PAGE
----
At the onset, a good book, and especially a good story collection, gives you the tools to read it. In the earliest pages, there is a contract established between reader and writer—one that is set through the narrative’s tone, its authorial voice, its set of references, and sense of humor. After one story, the groundwork is laid for the rest of the text. Here, it says, in the coherence of its universe, this is the world you’re entering. This is what you get.
This is especially true for a writer of unusual verve and voice like Karen Russell, whose debut story collection, St. Lucy’s Home for Girls Raised by Wolves (Knopf, 2006), and novel, Swamplandia! (Knopf, 2011), established her as one of the most exciting new writers to watch.
In her latest collection, Vampires in the Lemon Grove (Knopf), Russell traffics in her now-trademark wit. In eight tightly drawn stories, she imagines fantastical worlds that stem from the bleakest realities: Japanese women- turned-factory silkworms who menstruate fabric; Rutherford B. Hayes reincarnated as a stable horse; a young boy on the nineteenth-century frontier stuck in a blizzard and approached by a shady stranger; a sympathetic masseuse whose treatment of an Iraq War veteran converts his traumatic memories as her own. The titular story epitomizes the characteristic style of prose and thematic obsessions that recur throughout the rest of the book. Though the plot lines among the eight stories differ wildly, the conceptual investigations in the first story persist and act as the glue that unifies the collection—memory, storytelling, hunger and relief, and dark flashes of humor and despair.
But sometimes a writer’s greatest strength is also—at times—her greatest challenge. In this case, Russell’s ability to manipulate situations into a kind of twisted fairy tale reveals both her keen originality of vision as well as an occasional over-reliance on the progression of dark, dark, and darker, with little reprieve. When the protagonist of the final story proclaims, “What followed over the next eight days progressed with the logic of a frightening nursery rhyme,” he could be speaking about the collection as a whole.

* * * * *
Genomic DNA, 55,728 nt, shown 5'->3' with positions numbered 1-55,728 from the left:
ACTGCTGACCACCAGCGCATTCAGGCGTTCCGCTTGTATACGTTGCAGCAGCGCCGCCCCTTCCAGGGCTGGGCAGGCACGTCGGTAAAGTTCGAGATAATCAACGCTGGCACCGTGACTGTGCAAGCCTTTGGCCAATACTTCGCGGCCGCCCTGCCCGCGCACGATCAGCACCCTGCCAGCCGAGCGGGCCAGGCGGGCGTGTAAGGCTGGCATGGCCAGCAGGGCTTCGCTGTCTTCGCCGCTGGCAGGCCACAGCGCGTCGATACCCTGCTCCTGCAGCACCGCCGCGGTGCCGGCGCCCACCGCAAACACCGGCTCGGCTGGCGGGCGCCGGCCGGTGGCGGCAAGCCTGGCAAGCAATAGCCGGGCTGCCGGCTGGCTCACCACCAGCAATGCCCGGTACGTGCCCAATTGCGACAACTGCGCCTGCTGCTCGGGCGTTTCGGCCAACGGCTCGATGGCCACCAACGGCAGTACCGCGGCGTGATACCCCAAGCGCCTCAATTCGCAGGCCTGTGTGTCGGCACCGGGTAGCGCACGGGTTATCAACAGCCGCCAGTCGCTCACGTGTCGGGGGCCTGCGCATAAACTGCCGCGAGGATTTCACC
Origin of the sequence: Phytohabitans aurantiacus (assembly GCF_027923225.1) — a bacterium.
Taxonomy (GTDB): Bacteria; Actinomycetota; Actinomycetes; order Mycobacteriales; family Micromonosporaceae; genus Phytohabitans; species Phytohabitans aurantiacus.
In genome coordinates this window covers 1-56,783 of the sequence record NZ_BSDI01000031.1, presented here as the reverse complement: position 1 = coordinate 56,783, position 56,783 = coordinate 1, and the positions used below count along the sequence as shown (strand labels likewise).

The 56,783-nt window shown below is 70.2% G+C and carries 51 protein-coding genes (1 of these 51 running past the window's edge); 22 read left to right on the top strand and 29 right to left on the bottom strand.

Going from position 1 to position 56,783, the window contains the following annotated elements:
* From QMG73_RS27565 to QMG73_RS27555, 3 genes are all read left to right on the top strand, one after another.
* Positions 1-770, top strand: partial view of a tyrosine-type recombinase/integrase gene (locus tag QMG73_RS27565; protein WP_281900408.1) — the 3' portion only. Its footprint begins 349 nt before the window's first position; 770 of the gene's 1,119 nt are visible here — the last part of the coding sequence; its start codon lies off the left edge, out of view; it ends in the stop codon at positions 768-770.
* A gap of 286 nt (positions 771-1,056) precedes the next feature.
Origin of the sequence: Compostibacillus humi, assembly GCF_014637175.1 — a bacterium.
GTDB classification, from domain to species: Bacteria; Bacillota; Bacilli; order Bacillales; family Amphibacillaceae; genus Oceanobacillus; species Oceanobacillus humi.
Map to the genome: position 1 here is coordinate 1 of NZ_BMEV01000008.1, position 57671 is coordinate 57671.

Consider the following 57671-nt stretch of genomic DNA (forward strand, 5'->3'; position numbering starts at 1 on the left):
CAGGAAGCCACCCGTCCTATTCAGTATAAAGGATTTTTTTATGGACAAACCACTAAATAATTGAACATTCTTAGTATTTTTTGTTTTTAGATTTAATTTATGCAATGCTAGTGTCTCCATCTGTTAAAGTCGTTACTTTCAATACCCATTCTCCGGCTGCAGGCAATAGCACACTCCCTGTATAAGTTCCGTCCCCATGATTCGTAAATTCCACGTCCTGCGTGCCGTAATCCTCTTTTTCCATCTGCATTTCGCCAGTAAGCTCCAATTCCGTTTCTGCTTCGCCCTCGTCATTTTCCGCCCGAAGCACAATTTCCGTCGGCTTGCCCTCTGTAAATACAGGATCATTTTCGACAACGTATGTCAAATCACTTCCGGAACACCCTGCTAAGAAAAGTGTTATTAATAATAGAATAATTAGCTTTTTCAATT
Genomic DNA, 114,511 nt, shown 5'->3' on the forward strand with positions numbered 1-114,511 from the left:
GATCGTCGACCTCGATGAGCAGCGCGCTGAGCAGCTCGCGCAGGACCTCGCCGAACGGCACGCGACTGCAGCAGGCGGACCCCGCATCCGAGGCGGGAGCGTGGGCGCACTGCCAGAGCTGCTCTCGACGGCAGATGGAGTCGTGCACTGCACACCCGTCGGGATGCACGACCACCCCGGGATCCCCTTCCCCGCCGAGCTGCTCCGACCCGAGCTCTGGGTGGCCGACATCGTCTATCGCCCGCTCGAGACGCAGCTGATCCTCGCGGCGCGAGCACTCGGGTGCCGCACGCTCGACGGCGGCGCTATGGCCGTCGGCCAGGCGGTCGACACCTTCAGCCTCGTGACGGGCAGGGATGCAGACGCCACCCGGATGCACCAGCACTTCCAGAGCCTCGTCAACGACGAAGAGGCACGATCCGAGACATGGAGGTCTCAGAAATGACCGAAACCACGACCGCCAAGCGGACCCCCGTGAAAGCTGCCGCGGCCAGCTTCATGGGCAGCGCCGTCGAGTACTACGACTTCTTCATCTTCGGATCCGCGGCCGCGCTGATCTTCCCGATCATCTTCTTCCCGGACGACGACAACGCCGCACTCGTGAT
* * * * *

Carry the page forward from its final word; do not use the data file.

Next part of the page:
With unrelenting fierceness, Russell plumbs the consciousnesses of the bullied and the perpetrators, the subjugated and the scarred. Her breadth and range, in that sense, is incredible: there is not a voice or situation she’s afraid to take on, be it writing historical fiction, fantastical worlds, or other countries; writing as man, child, or someone who is centuries old; or writing from the point of view of a horse with a president’s soul. But everyone, in one way or another, is trapped. And occasionally, the reader, too, needs some air from the stifling nature of the narratives.
Luckily, we find those reprieves in the black humor that checkers the landscape, such as this send-up from the point of view of some high school boys:
We broke into Vice Principal Derry’s file cabinet and made depressing, irrelevant discoveries about the psychology of Vice Principal Derry—a Note to moi! Memo, for example, that read, in harsh red pen, BUY PENCIL SHARPENER.
In addition, Russell’s gift with language reveals itself in particularly cool images and inventive verbs, as is the case when “Snow pummels us with its million knuckles” and “the salt water sleuthed out cuts on his legs that he had forgotten about or failed to feel until now, and he almost enjoyed the burning.”
The most presiding sentiment in Karen Russell’s work, the one that never flags, is the power of good storytelling. For example, the Vampirey-bat-protagonist’s cheeky rejoinder one Halloween night:
I blinked down at a little blond child and then saw that my two hands were shaking violently, soundlessly, like old friends wishing not to burden me with their troubles. I dropped the candies into the children’s bags, thinking: You mortals don’t realize the power of your stories.
Or, this image, from our insomniac masseuse haunted with her Iraq-veteran’s memory:
She pictures the story migrating great distances, like a snake curling and unwinding under his skin. Shedding endlessly the husks of earlier versions of itself.
Russell, too, with each new story, seems to be shedding the husks of earlier ones, but the underlying feeling of storytelling’s importance grows larger with each new narrative. Perhaps only through her absurdist worlds, even more than realist ones, can we fully feel the urgency of storytelling as our only potential salvation—that we mortals can see no other way out.
Further Links and Resources:
- Read Contributing Editor Jackie Reitzes’s 2011 review of Swamplandia!.
- Check out The Rumpus Interview with Karen Russell last month.